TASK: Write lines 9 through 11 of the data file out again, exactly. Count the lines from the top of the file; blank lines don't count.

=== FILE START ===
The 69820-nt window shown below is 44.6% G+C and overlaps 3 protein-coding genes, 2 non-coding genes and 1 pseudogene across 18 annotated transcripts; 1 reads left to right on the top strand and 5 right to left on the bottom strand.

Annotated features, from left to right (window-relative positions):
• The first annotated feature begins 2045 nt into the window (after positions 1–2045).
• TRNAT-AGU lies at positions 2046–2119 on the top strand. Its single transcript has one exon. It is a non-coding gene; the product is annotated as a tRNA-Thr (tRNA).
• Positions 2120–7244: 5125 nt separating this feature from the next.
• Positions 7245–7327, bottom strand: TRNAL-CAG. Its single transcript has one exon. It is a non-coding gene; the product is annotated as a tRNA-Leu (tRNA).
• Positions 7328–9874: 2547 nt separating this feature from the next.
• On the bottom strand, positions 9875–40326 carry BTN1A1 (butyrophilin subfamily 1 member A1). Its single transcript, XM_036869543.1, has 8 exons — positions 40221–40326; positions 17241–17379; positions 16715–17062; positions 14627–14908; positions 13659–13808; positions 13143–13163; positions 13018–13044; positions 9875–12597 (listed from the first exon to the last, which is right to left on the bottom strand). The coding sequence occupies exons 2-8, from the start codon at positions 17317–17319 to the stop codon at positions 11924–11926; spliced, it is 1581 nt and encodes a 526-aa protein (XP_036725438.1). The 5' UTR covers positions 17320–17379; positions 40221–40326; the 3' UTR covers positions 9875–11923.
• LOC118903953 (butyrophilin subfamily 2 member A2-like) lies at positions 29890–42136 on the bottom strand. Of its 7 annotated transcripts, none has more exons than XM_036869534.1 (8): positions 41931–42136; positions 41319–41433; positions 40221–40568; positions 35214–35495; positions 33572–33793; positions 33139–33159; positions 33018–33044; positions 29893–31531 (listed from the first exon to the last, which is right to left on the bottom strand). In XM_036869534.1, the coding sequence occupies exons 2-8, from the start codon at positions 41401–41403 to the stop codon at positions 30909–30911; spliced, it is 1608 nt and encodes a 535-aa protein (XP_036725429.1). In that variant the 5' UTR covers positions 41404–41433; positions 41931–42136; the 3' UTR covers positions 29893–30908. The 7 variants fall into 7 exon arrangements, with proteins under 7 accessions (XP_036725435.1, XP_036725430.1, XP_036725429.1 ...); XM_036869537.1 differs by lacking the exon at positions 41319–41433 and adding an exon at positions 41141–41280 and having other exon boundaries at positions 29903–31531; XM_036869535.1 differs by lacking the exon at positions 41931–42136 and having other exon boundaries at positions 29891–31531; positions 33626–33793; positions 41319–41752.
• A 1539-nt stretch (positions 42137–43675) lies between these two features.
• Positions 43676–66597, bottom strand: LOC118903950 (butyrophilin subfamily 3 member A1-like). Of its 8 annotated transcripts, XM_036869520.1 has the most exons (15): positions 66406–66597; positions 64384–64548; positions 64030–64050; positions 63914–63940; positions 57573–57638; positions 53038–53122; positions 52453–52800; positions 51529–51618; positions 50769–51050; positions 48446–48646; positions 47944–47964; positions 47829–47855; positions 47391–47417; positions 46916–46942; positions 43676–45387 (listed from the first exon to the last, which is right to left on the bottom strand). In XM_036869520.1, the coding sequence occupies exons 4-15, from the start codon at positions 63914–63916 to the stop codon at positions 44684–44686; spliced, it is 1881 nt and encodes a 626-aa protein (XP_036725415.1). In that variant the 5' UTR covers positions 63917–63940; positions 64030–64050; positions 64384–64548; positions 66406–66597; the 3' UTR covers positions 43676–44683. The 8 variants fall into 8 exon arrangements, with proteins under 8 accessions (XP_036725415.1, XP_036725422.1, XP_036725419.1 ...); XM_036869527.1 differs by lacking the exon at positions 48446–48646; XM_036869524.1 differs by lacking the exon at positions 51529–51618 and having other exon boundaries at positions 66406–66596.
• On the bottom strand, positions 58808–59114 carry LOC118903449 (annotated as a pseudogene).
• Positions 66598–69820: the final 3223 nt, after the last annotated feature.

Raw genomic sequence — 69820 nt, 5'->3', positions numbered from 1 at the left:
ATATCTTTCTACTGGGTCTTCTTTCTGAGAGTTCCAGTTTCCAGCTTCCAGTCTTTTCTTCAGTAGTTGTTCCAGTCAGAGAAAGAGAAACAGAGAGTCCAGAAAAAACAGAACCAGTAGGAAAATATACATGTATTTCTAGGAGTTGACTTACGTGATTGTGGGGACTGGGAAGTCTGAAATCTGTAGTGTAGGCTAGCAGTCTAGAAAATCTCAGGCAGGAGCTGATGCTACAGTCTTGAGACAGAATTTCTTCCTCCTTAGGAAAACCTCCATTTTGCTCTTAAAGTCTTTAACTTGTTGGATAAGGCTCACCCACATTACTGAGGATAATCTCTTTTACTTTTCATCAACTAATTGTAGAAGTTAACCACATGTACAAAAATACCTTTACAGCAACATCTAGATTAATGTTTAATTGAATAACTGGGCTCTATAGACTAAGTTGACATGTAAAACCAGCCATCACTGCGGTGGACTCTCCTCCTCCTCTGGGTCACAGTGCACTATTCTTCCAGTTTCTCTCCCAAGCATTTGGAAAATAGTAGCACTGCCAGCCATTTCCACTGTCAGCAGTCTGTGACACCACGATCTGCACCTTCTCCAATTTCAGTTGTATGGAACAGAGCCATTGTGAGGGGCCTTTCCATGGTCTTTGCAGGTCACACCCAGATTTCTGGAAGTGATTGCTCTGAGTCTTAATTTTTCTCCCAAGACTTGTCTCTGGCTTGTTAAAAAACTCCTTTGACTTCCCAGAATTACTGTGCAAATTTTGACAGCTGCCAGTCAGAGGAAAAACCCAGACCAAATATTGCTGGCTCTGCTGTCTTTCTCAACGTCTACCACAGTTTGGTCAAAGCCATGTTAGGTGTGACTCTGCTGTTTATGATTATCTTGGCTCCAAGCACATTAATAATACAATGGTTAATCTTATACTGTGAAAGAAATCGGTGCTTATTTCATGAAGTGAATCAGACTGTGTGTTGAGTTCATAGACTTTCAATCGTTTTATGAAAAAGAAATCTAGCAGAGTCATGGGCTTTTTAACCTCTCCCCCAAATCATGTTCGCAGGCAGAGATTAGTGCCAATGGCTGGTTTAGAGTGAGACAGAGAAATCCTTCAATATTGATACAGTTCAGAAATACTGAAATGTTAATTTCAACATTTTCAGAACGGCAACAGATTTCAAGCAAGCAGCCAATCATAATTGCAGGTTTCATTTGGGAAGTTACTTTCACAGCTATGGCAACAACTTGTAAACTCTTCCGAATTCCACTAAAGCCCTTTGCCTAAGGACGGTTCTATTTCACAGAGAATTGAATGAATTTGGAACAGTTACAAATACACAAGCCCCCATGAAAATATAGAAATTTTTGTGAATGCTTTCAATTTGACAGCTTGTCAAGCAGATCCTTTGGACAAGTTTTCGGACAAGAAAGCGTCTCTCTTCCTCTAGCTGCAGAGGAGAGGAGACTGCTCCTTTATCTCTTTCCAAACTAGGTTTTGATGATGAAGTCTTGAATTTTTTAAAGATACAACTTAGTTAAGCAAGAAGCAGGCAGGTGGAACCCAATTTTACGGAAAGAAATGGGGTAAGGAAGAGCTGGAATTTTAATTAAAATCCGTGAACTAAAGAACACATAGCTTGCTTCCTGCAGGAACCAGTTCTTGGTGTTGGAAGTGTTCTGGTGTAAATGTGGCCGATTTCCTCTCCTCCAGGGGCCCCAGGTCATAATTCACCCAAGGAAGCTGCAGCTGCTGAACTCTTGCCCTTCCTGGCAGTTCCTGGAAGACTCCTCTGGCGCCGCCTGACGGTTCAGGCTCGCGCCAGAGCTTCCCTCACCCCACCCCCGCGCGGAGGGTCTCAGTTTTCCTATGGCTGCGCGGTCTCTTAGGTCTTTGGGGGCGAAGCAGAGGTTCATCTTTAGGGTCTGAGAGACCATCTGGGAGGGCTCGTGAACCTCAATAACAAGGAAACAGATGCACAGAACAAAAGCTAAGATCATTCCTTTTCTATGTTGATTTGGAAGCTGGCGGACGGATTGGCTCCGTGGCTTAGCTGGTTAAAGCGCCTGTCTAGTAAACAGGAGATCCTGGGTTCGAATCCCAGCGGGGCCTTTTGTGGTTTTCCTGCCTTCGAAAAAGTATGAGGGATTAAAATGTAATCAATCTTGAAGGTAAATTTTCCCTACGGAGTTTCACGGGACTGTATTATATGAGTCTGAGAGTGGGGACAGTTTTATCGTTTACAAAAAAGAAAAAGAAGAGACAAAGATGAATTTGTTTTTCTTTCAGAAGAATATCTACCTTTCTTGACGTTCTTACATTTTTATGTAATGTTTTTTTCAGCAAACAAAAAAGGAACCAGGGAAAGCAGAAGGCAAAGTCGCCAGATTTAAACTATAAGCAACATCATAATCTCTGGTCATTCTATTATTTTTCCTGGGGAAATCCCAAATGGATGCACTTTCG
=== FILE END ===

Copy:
• LOC118903953 (butyrophilin subfamily 2 member A2-like) lies at positions 29890–42136 on the bottom strand. Of its 7 annotated transcripts, none has more exons than XM_036869534.1 (8): positions 41931–42136; positions 41319–41433; positions 40221–40568; positions 35214–35495; positions 33572–33793; positions 33139–33159; positions 33018–33044; positions 29893–31531 (listed from the first exon to the last, which is right to left on the bottom strand). In XM_036869534.1, the coding sequence occupies exons 2-8, from the start codon at positions 41401–41403 to the stop codon at positions 30909–30911; spliced, it is 1608 nt and encodes a 535-aa protein (XP_036725429.1). In that variant the 5' UTR covers positions 41404–41433; positions 41931–42136; the 3' UTR covers positions 29893–30908. The 7 variants fall into 7 exon arrangements, with proteins under 7 accessions (XP_036725435.1, XP_036725430.1, XP_036725429.1 ...); XM_036869537.1 differs by lacking the exon at positions 41319–41433 and adding an exon at positions 41141–41280 and having other exon boundaries at positions 29903–31531; XM_036869535.1 differs by lacking the exon at positions 41931–42136 and having other exon boundaries at positions 29891–31531; positions 33626–33793; positions 41319–41752.
• A 1539-nt stretch (positions 42137–43675) lies between these two features.
• Positions 43676–66597, bottom strand: LOC118903950 (butyrophilin subfamily 3 member A1-like). Of its 8 annotated transcripts, XM_036869520.1 has the most exons (15): positions 66406–66597; positions 64384–64548; positions 64030–64050; positions 63914–63940; positions 57573–57638; positions 53038–53122; positions 52453–52800; positions 51529–51618; positions 50769–51050; positions 48446–48646; positions 47944–47964; positions 47829–47855; positions 47391–47417; positions 46916–46942; positions 43676–45387 (listed from the first exon to the last, which is right to left on the bottom strand). In XM_036869520.1, the coding sequence occupies exons 4-15, from the start codon at positions 63914–63916 to the stop codon at positions 44684–44686; spliced, it is 1881 nt and encodes a 626-aa protein (XP_036725415.1). In that variant the 5' UTR covers positions 63917–63940; positions 64030–64050; positions 64384–64548; positions 66406–66597; the 3' UTR covers positions 43676–44683. The 8 variants fall into 8 exon arrangements, with proteins under 8 accessions (XP_036725415.1, XP_036725422.1, XP_036725419.1 ...); XM_036869527.1 differs by lacking the exon at positions 48446–48646; XM_036869524.1 differs by lacking the exon at positions 51529–51618 and having other exon boundaries at positions 66406–66596.